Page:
Many successful companies started this way. Instagram founders Kevin Systrom and Mike Krieger worked nights and weekends on their photo sharing app. Their initial foray into the market was an app that was similar to Foursquare, where you would check into locations. However, it was not getting traction. They ended up changing their model to photography only and it became the success we know today. Having a day job gives you the time and flexibility to hone your business model and create a product that will be commercially feasible.
There are a number of advantages to this approach. One is that you are less likely to need to take out loans, as you can proportion some of your income toward building your business. Secondly, you are less likely to give up valuable equity to investors as well. For me, I wanted 100 percent control of my company! While I might have had to put in more hours than if I had a partner, I now have the freedom and flexibility I craved.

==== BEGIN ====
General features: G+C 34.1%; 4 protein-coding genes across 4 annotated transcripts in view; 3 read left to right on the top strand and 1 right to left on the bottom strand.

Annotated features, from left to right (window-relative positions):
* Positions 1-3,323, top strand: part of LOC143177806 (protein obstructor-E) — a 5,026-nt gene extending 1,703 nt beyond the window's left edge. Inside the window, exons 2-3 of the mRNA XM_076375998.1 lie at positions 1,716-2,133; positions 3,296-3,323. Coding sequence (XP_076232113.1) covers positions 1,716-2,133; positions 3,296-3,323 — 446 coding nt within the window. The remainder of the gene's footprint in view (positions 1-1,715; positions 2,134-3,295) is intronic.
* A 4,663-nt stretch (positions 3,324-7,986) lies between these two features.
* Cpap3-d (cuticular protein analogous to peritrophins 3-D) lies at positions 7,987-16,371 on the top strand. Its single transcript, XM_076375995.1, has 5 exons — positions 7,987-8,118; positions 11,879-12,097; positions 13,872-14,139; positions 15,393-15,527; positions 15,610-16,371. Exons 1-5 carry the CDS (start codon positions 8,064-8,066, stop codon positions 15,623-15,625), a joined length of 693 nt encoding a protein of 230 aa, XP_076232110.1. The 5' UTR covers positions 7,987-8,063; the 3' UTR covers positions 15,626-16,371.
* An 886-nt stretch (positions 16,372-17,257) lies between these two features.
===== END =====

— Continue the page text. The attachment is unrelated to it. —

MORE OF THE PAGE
Lastly, it is estimated that only 39 percent of small businesses make money over the course of their lifetime. This is an important statistic to take into account when launching your new business. It's very challenging to survive the ups and downs of the initial years without a stable source of income, so you should plan your yearly budget accordingly.
The British billionaire and adventurer Richard Branson is a master at protecting his downside risk. He is also a big supporter of the approach of starting a new business on the side. You may not have realized it, but many of his businesses, like Virgin Records and Virgin Atlantic Airways, started out as side projects while he was working on a separate core business.